In the Land of the Cyclops

  • By Karl Ove Knausgaard; translated by Martin Aitken
  • Archipelago
  • 350 pp.

The provocative Norwegian author ponders the meaning and necessity of art.

In the Land of the Cyclops
When the first volumes of My Struggle, Norwegian writer Karl Ove Knausgaard’s autobiographical novel, were published, his countrymen became so obsessed with his titillating revelations that workplace productivity dropped. Employers instituted Knausgaard-free days. His newest book, a collection of essays titled In the Land of the Cyclops, may prove to be less salacious but no less provocative. Or, at least, no less thought-provoking.

Neither confessional in the vein of David Sedaris nor meditative in the style of the Atlantic’s James Parker, these essays suggest the philosophical mode of Emerson, that of an observant, detached, analytic, earnest, and fearless interlocutor whose intellect ranges over a landscape as vast as the Scandinavian night sky.

What is art? Knausgaard asks. How do artistic boundaries forge meaning? How are dreams and literature alike? Why do communities create myths? What is the invisible force hidden within the visible world? And how does art manifest that inner reality?

Over the course of 18 essays, Knausgaard uses literature and photography as mediums to interrogate the interstice between epistemology and ontology and how the friction between the two gives rise to art.

In “Pig Person” and “Inexhaustible Precision,” he examines the photographs of Cindy Sherman and Sally Mann, respectively. Their pictures strip away society’s preconceptions and fix for all time the quiddity of an image, which, despite its revealing starkness, suggests a deeper reality, one only the viewer’s inner eye can see.

In “Welcome to Reality,” Knausgaard explores how the wondrous photographs of Francesca Woodman derive their power from “the disparity between the order of things and the order of man. The singular power of the objects they depict is so great that no human gaze, no human will can encompass them.”

In the penultimate essay, “The World Inside the World,” Knausgaard again returns to photography, this time to the work of Stephen Gill, whose haunting picture of a bird adorns the collection’s cover. “Gill’s photographs,” he writes, “lie on the very cusp of the unique and the general, each image appropriating elements of both, floating in their borderland.”

Gill’s pictures are so specific to a moment or locale that they transcend the particulars of their circumstances and achieve a universality where linear time stops and an eternal now begins, and where a stream bank deep in a Swedish wood encompasses all Earth’s variability.

Writers, like photographers, must disappear from their work in order for meaning to emerge; the work must stand on its own, Knausgaard asserts. Critics who cannot separate a writer from his work are establishing the parameters of literature, what Knausgaard terms the literature of the cyclops. And to limit literature to such a monocular vision “is to say how literature must be. It is to say how literature must think. It is to say These thoughts are amiss, they’re wrong, this isn’t the way we want things. You can’t do this. You can’t say this.”

The opposite is expansive, honest literature, which Knausgaard champions, literature where no subject matter is too offensive, no character too hateful, no ending too distasteful:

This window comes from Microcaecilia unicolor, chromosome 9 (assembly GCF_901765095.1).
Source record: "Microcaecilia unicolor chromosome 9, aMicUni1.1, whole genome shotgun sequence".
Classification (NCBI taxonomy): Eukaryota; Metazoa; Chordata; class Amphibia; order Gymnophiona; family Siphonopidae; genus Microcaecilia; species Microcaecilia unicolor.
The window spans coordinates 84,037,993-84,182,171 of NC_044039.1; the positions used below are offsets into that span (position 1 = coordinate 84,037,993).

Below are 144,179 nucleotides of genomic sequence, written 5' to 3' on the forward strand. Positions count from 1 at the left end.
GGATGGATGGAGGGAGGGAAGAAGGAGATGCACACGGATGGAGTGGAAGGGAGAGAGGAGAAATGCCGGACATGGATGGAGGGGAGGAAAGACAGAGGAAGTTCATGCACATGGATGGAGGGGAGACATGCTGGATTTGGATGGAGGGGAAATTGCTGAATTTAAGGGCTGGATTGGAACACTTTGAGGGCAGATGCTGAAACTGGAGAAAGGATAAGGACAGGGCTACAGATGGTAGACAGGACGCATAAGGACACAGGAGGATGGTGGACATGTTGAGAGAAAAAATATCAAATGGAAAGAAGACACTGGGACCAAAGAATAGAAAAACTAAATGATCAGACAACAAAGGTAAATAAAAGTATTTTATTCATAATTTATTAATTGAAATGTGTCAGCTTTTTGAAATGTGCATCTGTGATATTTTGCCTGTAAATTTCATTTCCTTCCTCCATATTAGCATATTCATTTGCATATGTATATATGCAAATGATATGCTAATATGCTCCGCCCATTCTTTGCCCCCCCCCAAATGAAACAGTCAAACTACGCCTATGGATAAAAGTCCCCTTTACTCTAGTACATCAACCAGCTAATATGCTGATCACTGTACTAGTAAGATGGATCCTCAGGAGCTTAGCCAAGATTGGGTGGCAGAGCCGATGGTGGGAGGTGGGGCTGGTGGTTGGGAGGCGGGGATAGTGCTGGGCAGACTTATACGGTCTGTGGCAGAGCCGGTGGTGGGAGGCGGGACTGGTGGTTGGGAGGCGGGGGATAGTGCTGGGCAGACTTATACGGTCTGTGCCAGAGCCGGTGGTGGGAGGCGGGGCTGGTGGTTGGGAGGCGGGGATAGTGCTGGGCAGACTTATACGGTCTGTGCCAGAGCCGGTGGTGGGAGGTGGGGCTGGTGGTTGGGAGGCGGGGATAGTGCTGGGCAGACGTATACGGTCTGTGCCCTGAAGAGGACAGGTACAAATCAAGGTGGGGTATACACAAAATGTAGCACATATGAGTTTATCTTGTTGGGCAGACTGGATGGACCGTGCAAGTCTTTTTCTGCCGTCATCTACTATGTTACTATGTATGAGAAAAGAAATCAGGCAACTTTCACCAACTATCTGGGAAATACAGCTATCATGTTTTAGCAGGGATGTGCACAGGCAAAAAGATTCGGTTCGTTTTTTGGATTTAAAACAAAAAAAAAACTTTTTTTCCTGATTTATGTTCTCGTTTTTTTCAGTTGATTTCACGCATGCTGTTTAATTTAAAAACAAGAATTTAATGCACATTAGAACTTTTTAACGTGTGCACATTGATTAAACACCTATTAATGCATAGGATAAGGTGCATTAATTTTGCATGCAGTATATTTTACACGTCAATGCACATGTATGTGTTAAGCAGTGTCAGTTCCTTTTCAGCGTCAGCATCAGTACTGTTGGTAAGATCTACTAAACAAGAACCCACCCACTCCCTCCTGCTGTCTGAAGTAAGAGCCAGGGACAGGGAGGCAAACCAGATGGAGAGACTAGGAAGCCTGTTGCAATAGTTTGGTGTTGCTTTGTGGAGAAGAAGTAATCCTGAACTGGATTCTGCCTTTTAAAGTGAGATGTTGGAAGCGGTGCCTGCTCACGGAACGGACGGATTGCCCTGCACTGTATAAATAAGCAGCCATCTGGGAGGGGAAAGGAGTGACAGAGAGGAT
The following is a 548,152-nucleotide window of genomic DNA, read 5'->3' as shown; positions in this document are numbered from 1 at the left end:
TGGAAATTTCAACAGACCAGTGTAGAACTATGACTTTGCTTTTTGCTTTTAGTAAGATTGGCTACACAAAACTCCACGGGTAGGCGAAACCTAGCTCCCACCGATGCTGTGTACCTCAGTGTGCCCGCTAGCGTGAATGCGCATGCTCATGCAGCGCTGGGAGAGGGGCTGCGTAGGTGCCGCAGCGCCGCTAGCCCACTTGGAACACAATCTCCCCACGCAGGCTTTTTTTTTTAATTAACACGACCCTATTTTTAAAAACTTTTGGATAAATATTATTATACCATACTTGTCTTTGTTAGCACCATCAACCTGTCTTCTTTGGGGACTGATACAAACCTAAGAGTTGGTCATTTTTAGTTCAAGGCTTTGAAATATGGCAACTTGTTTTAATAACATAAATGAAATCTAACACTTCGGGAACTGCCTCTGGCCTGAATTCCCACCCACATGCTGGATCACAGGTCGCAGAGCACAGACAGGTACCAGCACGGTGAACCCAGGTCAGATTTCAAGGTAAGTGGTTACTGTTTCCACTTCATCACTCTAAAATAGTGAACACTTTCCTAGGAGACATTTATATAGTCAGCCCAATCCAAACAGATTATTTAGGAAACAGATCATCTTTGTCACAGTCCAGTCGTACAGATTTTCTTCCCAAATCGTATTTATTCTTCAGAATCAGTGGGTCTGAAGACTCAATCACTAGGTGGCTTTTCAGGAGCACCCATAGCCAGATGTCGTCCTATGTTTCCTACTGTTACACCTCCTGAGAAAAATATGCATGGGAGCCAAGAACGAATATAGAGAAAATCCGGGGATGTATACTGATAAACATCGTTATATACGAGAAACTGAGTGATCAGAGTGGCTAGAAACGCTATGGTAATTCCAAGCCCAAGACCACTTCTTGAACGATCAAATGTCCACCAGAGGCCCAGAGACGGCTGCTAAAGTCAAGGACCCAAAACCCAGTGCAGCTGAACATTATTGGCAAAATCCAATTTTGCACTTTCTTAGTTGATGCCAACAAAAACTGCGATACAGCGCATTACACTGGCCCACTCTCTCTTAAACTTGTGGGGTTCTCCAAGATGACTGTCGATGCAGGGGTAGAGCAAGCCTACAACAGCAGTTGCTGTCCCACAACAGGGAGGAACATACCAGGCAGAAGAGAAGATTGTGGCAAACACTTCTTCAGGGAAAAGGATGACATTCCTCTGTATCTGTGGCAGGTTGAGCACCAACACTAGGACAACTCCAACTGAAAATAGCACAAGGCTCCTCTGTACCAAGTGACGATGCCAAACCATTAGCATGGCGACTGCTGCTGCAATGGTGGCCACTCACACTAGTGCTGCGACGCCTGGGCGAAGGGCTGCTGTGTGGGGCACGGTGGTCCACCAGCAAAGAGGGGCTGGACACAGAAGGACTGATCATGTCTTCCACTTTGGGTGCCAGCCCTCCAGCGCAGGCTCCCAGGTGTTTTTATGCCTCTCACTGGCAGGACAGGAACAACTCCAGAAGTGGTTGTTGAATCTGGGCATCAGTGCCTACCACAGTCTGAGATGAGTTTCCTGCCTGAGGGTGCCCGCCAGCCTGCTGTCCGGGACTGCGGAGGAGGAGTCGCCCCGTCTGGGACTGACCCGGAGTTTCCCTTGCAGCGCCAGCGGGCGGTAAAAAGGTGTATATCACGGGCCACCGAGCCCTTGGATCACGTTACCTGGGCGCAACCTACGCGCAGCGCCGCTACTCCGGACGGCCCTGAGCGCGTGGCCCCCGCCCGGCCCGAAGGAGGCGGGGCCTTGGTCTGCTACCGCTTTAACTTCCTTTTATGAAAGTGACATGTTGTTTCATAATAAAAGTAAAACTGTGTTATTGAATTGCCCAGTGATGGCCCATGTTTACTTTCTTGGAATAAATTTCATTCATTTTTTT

“Being a writer, that means questioning my place, to not look away, but write about what’s here and also about the light of the universe.”

Given his rejection of constraint, Knausgaard’s selection of the perfect novel may come as a surprise: It is none other than Madame Bovary. The reason that Flaubert’s story set in rural 19th-century France is a masterpiece, Knausgaard says, “is that literary quality, lasting literary quality, has to do not so much with intrigue, character, and place description in themselves as with how much meaning is created with their spaces. For it is here, in the simple, easily graspable forms in which opposing forces collide and ambiguity is continually produced, that the life of a narrative arises — indeed the life of all art.”          

The first 17 essays in In the Land of the Cyclops are philosophically illuminating, but somewhat didactic and stylistically ponderous. The same ideas appear several times, and Knausgaard’s digressions, while interesting, can be distracting. But then we come to the final offering, “Ten Years Old,” the one giving form to all the principles found in the rest.

In it, the child Knausgaard kneels and vomits into a toilet. He hears a man’s footsteps on the stairs. When the man opens the door, Knausgaard has gotten up and is washing his face. He holds his breath. The man closes the door and goes down the stairs. Knausgaard pulls aside the window curtain. Heaps of snow border the street and magpies are pulling apart a bag of trash. They fly to the telephone lines as the man walks out, gets into his car, and drives away.

The boy Knausgaard watches the magpies for a long time.

The words of the adult Knausgaard tell what happened. But his artistic genius makes us feel something has transpired. And it is monumental.

[Editor's note: This review originally ran in 2021.]

Patricia Schultheis is the author of Baltimore’s Lexington Market, published by Arcadia Publishing in 2007, and of St. Bart’s Way, an award-winning short-story collection published by Washington Writers’ Publishing House in 2015. Her latest book is A Balanced Life, published by All Things That Matter Press in 2018.

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